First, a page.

The purpose of schooling—which is not the same as education—is to encourage people to express confident platitudes, which they are pleased to call their opinions, about things they know nothing of. This is far worse than ignorance. I am trying to imagine my grandfather expressing an opinion about the Middle Ages. It is impossible. I cannot do it. He would have been as likely to put forth dogma regarding green men from Mars.
Now, Nonno was no timid man. If he had an opinion, he’d set it down as solid truth. That got him into some nice discussions with my father, whom he loved as if he were his own son. He and my father, for example, had exactly the reverse opinions about Presidents Roosevelt and Truman. My father liked Truman but thought that Roosevelt was a snob and a fraud. Nonno admired Roosevelt but had no use for Truman. As for me, I don’t care much for either one, though I think that Catholic conservatives have somewhat underrated the former and overrated the latter.
I have reasons for that evaluation, but they are not to the point here. I express no opinion about, for example, meteorology, because I am not a meteorologist. I do know a little about history. I know that it was once warm enough in Europe for the Vikings to grow grain on the coasts of Greenland. We have physical evidence and written reports. I know that there are many millions of acres of rich soil in the north temperate zones, particularly in Canada, that are now not arable because the growing season is too short. What the rest of the world would be like if it did grow warm enough there, as obviously it once was a very long time ago, I do not know, and I express no opinion about it.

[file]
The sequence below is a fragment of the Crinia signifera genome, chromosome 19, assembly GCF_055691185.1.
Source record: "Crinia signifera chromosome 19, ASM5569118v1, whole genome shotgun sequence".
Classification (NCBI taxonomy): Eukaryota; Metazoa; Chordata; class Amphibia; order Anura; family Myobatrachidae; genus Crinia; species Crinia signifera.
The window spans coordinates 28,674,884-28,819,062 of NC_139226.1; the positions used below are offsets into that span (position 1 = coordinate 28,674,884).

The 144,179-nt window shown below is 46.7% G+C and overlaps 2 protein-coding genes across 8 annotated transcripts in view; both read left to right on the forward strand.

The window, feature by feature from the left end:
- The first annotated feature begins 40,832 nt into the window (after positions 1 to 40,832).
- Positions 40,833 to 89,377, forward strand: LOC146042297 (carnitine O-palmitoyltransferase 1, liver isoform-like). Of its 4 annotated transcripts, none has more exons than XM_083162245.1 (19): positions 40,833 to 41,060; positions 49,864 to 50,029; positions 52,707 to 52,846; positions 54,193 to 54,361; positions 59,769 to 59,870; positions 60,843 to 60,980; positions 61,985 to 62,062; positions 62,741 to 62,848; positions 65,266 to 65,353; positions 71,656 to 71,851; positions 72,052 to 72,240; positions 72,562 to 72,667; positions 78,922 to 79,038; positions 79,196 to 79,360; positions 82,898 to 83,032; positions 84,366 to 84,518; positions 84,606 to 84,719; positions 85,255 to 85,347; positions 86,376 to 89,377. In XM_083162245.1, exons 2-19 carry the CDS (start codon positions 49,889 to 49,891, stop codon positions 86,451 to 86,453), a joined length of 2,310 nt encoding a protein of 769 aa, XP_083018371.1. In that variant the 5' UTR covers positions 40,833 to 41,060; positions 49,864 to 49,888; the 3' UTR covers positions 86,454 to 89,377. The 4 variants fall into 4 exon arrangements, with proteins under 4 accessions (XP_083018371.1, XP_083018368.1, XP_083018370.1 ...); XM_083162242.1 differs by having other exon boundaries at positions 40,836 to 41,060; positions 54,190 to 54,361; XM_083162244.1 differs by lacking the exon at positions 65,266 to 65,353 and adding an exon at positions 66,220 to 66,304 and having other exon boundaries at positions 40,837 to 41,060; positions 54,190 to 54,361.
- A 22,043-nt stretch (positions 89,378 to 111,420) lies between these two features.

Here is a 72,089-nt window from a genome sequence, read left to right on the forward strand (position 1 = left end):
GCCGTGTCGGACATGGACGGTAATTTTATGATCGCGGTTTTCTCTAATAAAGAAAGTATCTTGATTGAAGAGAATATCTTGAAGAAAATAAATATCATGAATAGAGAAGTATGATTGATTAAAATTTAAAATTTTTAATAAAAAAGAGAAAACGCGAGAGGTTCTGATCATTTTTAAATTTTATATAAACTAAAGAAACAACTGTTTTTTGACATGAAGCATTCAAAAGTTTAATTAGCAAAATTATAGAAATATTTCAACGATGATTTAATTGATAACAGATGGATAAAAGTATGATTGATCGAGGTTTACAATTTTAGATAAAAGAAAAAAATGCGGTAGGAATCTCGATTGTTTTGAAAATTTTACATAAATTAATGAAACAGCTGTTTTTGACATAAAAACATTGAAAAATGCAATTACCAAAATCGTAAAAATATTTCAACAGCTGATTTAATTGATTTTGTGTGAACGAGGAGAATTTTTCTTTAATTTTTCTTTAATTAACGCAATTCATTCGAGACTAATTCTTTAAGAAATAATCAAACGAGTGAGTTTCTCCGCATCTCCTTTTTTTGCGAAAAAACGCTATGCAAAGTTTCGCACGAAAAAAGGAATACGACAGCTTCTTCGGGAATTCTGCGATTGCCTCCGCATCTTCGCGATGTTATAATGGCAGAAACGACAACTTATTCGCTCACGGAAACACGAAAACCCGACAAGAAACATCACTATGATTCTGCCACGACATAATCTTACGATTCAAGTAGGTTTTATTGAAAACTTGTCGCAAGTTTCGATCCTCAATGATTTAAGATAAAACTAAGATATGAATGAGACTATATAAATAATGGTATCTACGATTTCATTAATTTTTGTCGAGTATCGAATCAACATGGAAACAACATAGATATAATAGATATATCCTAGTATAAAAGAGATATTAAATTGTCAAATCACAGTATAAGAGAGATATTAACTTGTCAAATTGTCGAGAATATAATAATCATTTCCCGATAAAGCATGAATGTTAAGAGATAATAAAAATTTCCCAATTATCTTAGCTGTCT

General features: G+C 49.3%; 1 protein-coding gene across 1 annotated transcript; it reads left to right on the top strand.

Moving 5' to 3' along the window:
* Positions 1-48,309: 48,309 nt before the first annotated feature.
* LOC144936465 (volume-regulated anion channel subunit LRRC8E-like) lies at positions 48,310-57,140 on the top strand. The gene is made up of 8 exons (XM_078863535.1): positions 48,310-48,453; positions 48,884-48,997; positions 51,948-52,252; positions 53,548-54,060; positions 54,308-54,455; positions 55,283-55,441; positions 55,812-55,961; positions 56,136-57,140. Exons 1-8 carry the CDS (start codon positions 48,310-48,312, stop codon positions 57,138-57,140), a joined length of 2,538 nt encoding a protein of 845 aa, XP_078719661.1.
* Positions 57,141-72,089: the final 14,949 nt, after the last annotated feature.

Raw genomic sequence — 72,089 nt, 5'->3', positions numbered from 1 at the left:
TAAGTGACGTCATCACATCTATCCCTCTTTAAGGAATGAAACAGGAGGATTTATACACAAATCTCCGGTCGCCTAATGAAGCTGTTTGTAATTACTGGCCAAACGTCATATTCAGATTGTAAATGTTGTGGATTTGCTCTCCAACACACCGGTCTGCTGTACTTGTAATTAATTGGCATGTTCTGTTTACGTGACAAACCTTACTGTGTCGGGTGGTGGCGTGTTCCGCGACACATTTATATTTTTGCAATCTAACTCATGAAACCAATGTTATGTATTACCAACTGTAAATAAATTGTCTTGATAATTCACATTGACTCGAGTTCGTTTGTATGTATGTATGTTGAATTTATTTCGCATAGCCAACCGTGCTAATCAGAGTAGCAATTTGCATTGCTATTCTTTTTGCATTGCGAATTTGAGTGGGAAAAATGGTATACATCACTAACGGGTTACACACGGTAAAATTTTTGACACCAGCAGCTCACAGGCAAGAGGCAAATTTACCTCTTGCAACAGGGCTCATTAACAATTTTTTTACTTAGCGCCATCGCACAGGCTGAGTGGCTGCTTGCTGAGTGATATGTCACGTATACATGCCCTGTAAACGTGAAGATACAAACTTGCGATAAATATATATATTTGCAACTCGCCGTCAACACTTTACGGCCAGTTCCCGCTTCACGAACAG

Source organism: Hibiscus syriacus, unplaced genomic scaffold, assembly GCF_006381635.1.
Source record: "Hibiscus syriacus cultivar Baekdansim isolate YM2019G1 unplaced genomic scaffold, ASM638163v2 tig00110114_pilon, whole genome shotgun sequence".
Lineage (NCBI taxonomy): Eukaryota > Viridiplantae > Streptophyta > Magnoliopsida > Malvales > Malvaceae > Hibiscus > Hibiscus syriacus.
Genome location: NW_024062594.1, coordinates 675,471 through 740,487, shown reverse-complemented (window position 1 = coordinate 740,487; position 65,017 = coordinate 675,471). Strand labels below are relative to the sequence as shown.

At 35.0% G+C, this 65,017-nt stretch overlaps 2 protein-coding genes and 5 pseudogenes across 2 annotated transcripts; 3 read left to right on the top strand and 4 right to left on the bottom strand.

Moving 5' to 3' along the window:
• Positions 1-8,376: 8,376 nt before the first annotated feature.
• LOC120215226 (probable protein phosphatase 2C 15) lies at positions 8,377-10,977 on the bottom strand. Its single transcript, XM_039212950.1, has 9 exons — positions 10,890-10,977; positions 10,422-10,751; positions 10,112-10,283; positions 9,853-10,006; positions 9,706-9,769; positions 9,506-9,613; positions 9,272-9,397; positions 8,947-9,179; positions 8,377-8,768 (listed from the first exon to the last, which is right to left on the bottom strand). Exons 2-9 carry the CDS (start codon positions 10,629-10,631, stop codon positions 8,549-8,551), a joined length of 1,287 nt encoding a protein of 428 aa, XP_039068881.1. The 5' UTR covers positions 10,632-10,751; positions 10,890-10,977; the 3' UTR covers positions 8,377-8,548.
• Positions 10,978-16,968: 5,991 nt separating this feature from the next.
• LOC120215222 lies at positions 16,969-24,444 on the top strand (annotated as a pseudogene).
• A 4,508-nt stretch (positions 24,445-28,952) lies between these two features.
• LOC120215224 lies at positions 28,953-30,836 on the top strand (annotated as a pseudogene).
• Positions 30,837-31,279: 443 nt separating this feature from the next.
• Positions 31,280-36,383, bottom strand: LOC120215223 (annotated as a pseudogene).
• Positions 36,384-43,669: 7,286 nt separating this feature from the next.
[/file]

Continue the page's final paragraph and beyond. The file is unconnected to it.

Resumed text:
I am, however, taken aback by people who know no more about meteorology than I do, and less about the mathematics of functions with more than two or three variables, and a lot less about history and geography, but who are so certain of some meteorological prediction, they are ready to call you a knave, an idiot, or a perfect madman if you decline to agree.
There are, likewise, Things that Everybody Knows about the Church, things that people know not because they have read a lot and thought deeply about what they have read but, rather, because they are the platitudes of the schools—legal tender in discussion, like grimy quarters and dog-eared ten-dollar bills.
Someone recently informed me that serfs built the great cathedrals in Europe, having been lied to or threatened by the priests. Ten seconds of rational thought, or one brief encounter with physical reality, might have informed him that a plowman does not hew granite, choose trees and hew their trunks to span broad interior spaces, build and operate winches, or erect scaffolding, let alone perform many of the tasks that require expert craftsmanship: stone-dressing, glazing, sculpting, painting, carpentry, metalwork in iron or lead or bronze, the designing of arches, and so forth. That it was also psychologically incoherent that these otherwise ordinary people should build churches of consummate beauty and intricacy from sheer compulsion rather than as an expression of faith—that also never occurred to the fellow.
Someone else told me that, except for the works of Goethe, there was nothing worthwhile to be read in the days before literature was “set free from the shackles of religious dogma.” Now, there would have been as much chance of Nonno delivering himself of an opinion about Confucius and the Ch’in dynasty as to have written that sentence. With one grand sweep of a heavily schooled but very lightly educated hand, my interlocutor sentenced to irrelevance and incompetence Ariosto, Boccaccio, Calderon, Camoens, Cervantes, Chaucer, Corneille, Dante, Donne, Dryden, Herbert, Lope de Vega, Milton, Pascal, Petrarch, Racine, Spenser, Shakespeare, Swift, Tasso, and the great medieval romancers in his own native German tongue.
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